Processing of the T2L documents moves to Luqa Airfreight Section
25 October 2021
The Customs Department announced that as of Monday, 8 th November 2021, T2L documentation processing...
The European Commission and the European Composers' and Songwriters' Alliance (ECSA) have lately been in conflict with one another, with the latter threatening to withdraw the singer songwriters' and lyricists' catalogues from circulation. On the 16th July the Commission put forward plans to enhance competition with regard to the collective management of copyright royalties levied on the playing of music on the internet, cable and satellite. This prohibits 24 European collecting societies from restricting competition by limiting their ability to offer their services to authors and commercial users outside their domestic territory.
Music copyright groups were ordered to put an end to a system that makes it difficult for online music stores to buy EU-wide licenses. According to ECSA, which is supported by famous artists like Sir Paul McCartney, such a step might cause irreparable damage to the creation of music in the European Union, a loss of an extreme amount of revenue for many creators around the world whose livelihood depends on this sector.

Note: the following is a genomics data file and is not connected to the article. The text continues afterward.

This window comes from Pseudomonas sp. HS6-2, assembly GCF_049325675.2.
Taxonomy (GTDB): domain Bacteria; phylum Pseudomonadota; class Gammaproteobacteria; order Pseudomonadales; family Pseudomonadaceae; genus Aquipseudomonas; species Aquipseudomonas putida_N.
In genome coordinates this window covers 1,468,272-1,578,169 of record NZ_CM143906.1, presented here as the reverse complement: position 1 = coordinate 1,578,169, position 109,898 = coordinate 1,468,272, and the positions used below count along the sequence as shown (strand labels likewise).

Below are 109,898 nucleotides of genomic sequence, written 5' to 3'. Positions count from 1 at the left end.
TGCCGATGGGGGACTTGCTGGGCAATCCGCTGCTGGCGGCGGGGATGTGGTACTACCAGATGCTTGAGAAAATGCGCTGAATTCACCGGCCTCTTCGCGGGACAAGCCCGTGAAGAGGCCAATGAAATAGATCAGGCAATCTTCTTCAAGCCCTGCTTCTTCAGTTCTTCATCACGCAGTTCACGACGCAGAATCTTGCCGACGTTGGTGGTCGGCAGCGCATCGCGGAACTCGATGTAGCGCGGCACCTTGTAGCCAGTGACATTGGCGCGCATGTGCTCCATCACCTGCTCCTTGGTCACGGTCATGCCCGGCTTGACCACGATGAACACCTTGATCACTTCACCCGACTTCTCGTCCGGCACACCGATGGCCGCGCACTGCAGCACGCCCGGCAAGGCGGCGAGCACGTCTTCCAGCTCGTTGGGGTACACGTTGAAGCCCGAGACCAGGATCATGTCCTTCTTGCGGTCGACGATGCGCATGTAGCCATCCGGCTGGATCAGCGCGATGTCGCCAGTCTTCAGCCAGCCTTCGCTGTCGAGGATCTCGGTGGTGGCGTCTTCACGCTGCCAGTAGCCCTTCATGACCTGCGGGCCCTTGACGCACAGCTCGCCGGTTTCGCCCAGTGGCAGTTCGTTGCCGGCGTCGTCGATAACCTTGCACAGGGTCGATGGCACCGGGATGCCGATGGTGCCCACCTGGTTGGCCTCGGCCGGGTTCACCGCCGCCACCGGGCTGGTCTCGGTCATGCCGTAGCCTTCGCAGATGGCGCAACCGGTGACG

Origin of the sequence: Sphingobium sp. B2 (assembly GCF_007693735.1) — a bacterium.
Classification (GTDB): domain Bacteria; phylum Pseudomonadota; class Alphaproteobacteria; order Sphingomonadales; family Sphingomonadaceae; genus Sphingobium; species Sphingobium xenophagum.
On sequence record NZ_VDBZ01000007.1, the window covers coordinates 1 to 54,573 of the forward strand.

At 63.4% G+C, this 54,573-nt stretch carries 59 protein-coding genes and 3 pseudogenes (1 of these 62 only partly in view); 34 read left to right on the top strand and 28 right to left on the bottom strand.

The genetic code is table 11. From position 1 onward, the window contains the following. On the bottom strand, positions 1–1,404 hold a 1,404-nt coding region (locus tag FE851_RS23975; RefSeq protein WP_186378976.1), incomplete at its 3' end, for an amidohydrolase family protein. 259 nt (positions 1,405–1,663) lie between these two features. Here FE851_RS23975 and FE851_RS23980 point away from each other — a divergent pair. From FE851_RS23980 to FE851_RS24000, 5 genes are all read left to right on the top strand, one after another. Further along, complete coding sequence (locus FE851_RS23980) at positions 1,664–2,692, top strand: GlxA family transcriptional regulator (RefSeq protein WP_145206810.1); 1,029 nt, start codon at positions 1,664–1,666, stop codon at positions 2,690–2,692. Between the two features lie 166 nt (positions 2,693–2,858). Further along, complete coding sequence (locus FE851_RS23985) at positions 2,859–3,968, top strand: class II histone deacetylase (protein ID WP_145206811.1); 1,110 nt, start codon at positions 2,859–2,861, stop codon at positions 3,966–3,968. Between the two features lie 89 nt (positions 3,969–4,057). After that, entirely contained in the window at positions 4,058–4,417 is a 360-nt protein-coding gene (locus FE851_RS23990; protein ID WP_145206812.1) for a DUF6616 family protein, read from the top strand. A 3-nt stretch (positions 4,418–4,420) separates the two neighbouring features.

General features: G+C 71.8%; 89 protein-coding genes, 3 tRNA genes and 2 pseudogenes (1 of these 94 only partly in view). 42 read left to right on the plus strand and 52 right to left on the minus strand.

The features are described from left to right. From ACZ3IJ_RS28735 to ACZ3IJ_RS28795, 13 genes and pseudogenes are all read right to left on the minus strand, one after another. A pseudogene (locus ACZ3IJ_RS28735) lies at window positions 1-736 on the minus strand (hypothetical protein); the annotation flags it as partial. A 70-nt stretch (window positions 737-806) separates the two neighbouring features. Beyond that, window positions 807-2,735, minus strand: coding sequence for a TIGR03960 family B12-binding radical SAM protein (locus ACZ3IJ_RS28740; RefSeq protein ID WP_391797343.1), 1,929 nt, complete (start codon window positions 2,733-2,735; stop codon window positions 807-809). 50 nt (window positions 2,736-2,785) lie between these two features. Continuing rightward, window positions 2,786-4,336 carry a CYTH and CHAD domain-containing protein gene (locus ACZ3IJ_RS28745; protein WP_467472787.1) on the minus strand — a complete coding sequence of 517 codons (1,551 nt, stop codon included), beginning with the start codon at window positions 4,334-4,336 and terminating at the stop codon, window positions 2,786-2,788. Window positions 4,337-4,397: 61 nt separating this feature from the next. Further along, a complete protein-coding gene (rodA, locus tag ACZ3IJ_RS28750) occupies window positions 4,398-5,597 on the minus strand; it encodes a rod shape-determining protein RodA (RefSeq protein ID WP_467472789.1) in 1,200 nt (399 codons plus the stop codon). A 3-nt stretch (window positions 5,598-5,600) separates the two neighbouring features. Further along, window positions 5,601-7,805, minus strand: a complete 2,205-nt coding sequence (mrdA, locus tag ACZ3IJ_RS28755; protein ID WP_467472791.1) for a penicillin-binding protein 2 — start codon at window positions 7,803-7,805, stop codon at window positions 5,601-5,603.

In its view, the restriction of consumers' choice and the increase in piracy could be affected by the Commission's decisions.
Two recent complaints highlighted the fact that broadcasters cannot sign multi-repertoire licensing agreements with two copyright companies because of territorial restrictions on the licensing agreements imposed by the copyright companies. In this regard, the European Commission wants to discard this territoriality aspect. According to ECSA, more competition would hurt smaller collecting agencies and less well-known musicians.
Source: Focus at MEUSAC
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